Australian Vanadium Limited (ASX: AVL, “the Company” or “AVL”) is pleased to announce that its 100% owned subsidiary, VSUN Energy, has submitted a registration of interest for Western Power’s Standalone Power Systems (SPS) project.

Western Power has been authorised by the Western Australian Energy Minister, the Hon. Ben Wyatt MLA, to conduct a large demonstration of SPS within part of the South West Interconnected Network. 60 locations within the state have been identified by Western Power. This project will build upon the previous SPS trial in 2017, where 6 properties in the Great Southern were provided with SPS. Lessons learnt from this initial rollout will be integrated into the larger project.

SPS are hybrid systems which are not physically connected to the existing network. The systems use a combination of renewable energy, batteries and back-up diesel generators, enabling generation, storage and reliable delivery of power. They are particularly useful in areas on the fringe of the existing grid where power is not as stable, or in remote, off-grid locations.

Vanadium redox flow batteries (VRFB) have particular strengths which are useful in SPS. The ability to store large amounts of energy means that there is a reduced reliance on diesel, if sized correctly diesel can be removed altogether. VRFB are non-flammable, meaning that they are ideally suited to the many bushfire prone areas in Western Australia. The systems can be cycled as many times as the customer wants, without degradation to performance and be charged and discharged at the same time, allowing them to form the basis of the grid with their integrated inverters. They provide 4+ hours of energy, the battery VSUN Energy installed at a native tree nursery in Busselton in late 2016 (see ASX Announcement dated 18th May 2016) is a 10kW power system with 100kWh of energy storage, meaning that it can deliver 10kW for 10 hours, or with a smaller load, provide 5kW continuously for 20 hours. The system in Busselton has not needed to draw energy at all from the grid in over a year and a half of operation, in spite of cloudy periods during the winter. It is still performing in the same manner as it was when it was installed.

VSUN Energy has relationships with a variety of manufacturers of VRFB around the world and is able to provide solutions ranging from the small domestic through to multi-megawatt systems. The growing number of manufacturers and general interest in the vanadium market is testament to a growing knowledge and understanding of the systems and their strengths.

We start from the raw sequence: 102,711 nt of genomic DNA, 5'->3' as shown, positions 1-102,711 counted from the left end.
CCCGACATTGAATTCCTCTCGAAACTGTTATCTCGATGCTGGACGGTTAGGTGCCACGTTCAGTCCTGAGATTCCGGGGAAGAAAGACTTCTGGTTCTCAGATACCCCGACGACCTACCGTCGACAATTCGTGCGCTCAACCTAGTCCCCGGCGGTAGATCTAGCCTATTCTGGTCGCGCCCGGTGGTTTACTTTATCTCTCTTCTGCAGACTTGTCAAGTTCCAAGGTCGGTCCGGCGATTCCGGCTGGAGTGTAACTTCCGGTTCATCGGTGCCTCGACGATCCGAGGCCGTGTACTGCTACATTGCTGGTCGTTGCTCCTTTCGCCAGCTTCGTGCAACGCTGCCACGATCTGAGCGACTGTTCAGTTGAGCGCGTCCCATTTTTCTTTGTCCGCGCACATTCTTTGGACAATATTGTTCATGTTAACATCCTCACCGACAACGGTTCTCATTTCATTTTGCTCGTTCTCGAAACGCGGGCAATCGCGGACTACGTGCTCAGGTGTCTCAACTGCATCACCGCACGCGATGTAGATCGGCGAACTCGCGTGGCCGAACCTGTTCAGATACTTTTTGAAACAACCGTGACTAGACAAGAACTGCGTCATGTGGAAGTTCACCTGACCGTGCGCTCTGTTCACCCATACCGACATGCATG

Source: Australian Vanadium Limited


AGL response to media speculation about Liddell

4 April

“AGL is relying on Liddell to generate power for our customers until 2022 and we will require its infrastructure for our replacement plans into the future.

AGL received an approach from Alinta last night expressing an interest in entering negotiations to acquire the Liddell Power Station. No formal offer has been received.

Should a formal offer for Liddell be received, it would be given consideration in order to meet our obligations to customers and shareholders.”

Source: AGL


Broken Hill Solar Plant viewing platform opens

4 April

Yesterday was the official opening of the viewing platform for the Broken Hill Solar Plant.

The viewing platform was designed by recognised Birrell Scholar and Architect, Timothy Bauer, who participated in the global design competition facilitated by AGL and the Broken Hill Art Exchange.

Timothy’s design not only makes a valuable and lasting contribution to the artistic and cultural landscape of Broken Hill, but also helps to showcase the importance of renewables in the NSW energy mix.

His design is based on the concept of earth and sky – the structure represents the earth as Broken Hill’s heritage as a rich mining community; and the sky as the possibility of transitioning to an enlightened future. The dynamic façade produces an ever-changing interplay of light and shadow as a poetic notion of sunlight, and as the viewer moves up the ramped pathway, a multitude of perspectives offer connection with the red earth and boundless sky surrounding the vast expanse of the solar installation.

The 140-hectare 53 MW solar plant, owned by the Powering Australian Renewables Fund and operated by AGL, produces enough renewable energy to power 22,000 average Australian homes.

Source: AGL Energy



Australian Paper Energy from Waste

Australian Paper is seeking state development approvals for an Energy from Waste project at its existing Maryvale Pulp and Paper Mill site, within the City of Latrobe Local Government Area. The EfW plant will use moving grate boiler technology to recover energy by combusting an estimated 650,000 tonnes per annum of non-hazardous Municipal Solid Waste (MSW) and Commercial and

Industrial Waste (C&I) sourced from the Gippsland region and the south east Melbourne metropolitan area. The plant will be a cogeneration system, providing both steam and electricity to the existing Maryvale mill operations of the order of 25 Megawatts electric (MWe) and 130 tonnes per hour of intermediate pressure (IP) steam.


David Jettner

General Manager Corporate Development

Paper Australia

Tel: (03) 8540 2300




Genex secures exclusive option to develop new wind project as stage 3 of the Kidston Renewable Energy Hub

  • Genex secures land option to develop wind farm up to 150MW as Stage 3 of the Kidston Renewable Energy Hub
  • Genex to expand development pipeline portfolio at Kidston

Genex Power Limited (ASX: GNX) (Genex or Company) is pleased to announce the signing of a binding heads of agreement with local landholders with the exclusive option for Genex to develop a new wind farm project (K3-Wind or the Project) comprising Stage 3 of the Company’s Kidston Renewable Energy Hub in North Queensland.